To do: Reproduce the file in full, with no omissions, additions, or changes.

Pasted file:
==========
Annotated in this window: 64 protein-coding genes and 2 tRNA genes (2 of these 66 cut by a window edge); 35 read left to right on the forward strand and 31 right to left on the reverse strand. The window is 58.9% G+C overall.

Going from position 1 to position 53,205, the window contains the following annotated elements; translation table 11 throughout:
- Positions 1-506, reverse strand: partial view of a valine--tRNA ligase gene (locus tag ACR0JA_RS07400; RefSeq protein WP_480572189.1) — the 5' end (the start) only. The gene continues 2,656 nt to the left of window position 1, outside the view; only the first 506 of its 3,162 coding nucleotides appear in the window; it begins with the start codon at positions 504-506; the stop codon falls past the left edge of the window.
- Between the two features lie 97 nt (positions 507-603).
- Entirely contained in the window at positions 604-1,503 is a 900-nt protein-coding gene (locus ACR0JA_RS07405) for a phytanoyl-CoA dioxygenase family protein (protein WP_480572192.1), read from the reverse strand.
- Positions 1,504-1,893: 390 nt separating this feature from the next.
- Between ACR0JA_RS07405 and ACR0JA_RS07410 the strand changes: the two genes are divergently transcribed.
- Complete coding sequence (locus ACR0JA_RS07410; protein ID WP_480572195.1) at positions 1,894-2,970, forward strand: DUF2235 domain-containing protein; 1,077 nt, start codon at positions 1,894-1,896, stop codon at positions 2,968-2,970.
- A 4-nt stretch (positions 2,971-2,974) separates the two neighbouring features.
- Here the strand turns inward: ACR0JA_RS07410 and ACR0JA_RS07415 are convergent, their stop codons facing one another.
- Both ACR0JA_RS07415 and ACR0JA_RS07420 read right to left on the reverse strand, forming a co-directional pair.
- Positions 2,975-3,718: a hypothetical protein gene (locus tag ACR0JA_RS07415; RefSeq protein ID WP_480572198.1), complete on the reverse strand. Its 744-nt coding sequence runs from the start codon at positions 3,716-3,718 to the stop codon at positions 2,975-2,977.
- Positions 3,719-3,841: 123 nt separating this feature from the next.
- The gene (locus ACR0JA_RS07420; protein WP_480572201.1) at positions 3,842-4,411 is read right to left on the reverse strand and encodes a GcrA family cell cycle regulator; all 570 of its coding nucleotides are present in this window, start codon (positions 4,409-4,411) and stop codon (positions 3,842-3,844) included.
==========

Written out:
Annotated in this window: 64 protein-coding genes and 2 tRNA genes (2 of these 66 cut by a window edge); 35 read left to right on the forward strand and 31 right to left on the reverse strand. The window is 58.9% G+C overall.

Going from position 1 to position 53,205, the window contains the following annotated elements; translation table 11 throughout:
- Positions 1-506, reverse strand: partial view of a valine--tRNA ligase gene (locus tag ACR0JA_RS07400; RefSeq protein WP_480572189.1) — the 5' end (the start) only. The gene continues 2,656 nt to the left of window position 1, outside the view; only the first 506 of its 3,162 coding nucleotides appear in the window; it begins with the start codon at positions 504-506; the stop codon falls past the left edge of the window.
- Between the two features lie 97 nt (positions 507-603).
- Entirely contained in the window at positions 604-1,503 is a 900-nt protein-coding gene (locus ACR0JA_RS07405) for a phytanoyl-CoA dioxygenase family protein (protein WP_480572192.1), read from the reverse strand.
- Positions 1,504-1,893: 390 nt separating this feature from the next.
- Between ACR0JA_RS07405 and ACR0JA_RS07410 the strand changes: the two genes are divergently transcribed.
- Complete coding sequence (locus ACR0JA_RS07410; protein ID WP_480572195.1) at positions 1,894-2,970, forward strand: DUF2235 domain-containing protein; 1,077 nt, start codon at positions 1,894-1,896, stop codon at positions 2,968-2,970.
- A 4-nt stretch (positions 2,971-2,974) separates the two neighbouring features.
- Here the strand turns inward: ACR0JA_RS07410 and ACR0JA_RS07415 are convergent, their stop codons facing one another.
- Both ACR0JA_RS07415 and ACR0JA_RS07420 read right to left on the reverse strand, forming a co-directional pair.
- Positions 2,975-3,718: a hypothetical protein gene (locus tag ACR0JA_RS07415; RefSeq protein ID WP_480572198.1), complete on the reverse strand. Its 744-nt coding sequence runs from the start codon at positions 3,716-3,718 to the stop codon at positions 2,975-2,977.
- Positions 3,719-3,841: 123 nt separating this feature from the next.
- The gene (locus ACR0JA_RS07420; protein WP_480572201.1) at positions 3,842-4,411 is read right to left on the reverse strand and encodes a GcrA family cell cycle regulator; all 570 of its coding nucleotides are present in this window, start codon (positions 4,409-4,411) and stop codon (positions 3,842-3,844) included.